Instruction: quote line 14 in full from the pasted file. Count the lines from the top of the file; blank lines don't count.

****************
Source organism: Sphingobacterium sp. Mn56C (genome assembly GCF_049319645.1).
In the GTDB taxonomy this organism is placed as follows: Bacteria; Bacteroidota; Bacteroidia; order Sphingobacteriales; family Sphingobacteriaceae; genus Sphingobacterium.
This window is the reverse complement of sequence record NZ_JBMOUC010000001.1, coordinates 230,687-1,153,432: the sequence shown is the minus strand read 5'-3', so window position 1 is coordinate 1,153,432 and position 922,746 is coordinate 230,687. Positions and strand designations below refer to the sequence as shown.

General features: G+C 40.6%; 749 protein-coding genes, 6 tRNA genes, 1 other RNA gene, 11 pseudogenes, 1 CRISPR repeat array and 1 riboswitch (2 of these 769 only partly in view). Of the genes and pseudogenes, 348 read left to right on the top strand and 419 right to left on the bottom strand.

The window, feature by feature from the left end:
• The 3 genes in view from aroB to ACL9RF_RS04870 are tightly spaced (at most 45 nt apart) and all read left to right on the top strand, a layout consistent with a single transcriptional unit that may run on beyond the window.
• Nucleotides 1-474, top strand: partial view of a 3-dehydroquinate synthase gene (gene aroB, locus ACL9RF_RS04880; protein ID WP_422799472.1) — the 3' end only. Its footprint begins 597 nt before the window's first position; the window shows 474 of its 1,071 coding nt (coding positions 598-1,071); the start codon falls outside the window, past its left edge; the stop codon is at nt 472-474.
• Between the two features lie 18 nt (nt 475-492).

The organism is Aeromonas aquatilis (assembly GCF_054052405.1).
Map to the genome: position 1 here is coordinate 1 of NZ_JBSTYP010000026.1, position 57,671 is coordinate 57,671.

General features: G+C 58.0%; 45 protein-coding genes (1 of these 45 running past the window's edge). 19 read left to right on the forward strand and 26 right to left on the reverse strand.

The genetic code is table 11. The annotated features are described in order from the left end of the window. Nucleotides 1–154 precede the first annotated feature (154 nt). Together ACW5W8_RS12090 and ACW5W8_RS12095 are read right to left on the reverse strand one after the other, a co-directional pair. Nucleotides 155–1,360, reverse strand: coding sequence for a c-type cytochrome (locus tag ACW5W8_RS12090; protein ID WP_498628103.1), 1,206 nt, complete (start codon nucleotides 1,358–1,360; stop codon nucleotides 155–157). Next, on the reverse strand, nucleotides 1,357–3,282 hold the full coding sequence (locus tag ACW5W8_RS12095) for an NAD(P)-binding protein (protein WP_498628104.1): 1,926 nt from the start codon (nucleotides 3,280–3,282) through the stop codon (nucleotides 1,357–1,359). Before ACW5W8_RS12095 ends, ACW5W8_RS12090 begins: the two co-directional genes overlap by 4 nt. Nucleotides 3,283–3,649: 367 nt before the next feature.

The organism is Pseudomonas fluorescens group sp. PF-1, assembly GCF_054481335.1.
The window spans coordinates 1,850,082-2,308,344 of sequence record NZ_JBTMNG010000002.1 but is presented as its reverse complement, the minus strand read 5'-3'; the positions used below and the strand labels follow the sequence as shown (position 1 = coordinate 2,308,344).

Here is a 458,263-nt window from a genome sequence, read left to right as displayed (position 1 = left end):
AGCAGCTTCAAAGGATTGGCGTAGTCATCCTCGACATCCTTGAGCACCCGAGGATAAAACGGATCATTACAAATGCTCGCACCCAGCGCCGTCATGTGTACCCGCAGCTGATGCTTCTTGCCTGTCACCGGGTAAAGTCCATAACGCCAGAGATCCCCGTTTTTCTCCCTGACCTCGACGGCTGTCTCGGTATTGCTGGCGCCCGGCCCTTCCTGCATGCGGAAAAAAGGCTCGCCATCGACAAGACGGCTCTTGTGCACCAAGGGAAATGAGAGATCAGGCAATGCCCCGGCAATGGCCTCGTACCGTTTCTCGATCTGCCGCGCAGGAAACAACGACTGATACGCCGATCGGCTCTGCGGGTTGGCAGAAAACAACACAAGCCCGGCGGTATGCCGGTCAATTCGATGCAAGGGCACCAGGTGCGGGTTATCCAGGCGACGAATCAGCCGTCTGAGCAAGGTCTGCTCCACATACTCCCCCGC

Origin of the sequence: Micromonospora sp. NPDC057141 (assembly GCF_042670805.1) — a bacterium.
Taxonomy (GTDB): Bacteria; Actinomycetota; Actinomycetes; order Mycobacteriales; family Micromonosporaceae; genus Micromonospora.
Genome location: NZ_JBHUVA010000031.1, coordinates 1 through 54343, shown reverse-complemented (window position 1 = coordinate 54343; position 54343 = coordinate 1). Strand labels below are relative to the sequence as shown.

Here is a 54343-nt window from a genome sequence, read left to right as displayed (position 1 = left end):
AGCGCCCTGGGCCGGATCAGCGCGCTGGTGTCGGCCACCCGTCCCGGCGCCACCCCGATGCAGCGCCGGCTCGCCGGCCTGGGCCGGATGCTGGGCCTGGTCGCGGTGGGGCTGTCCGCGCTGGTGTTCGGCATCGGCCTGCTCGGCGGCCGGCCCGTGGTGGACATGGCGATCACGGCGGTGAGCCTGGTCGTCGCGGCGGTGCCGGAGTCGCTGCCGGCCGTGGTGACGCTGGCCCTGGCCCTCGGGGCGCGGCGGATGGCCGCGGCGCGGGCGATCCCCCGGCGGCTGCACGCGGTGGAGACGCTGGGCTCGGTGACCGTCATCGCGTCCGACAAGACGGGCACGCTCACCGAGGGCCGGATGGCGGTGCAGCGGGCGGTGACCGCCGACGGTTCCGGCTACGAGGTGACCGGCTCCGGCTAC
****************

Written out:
The window spans coordinates 1,850,082-2,308,344 of sequence record NZ_JBTMNG010000002.1 but is presented as its reverse complement, the minus strand read 5'-3'; the positions used below and the strand labels follow the sequence as shown (position 1 = coordinate 2,308,344).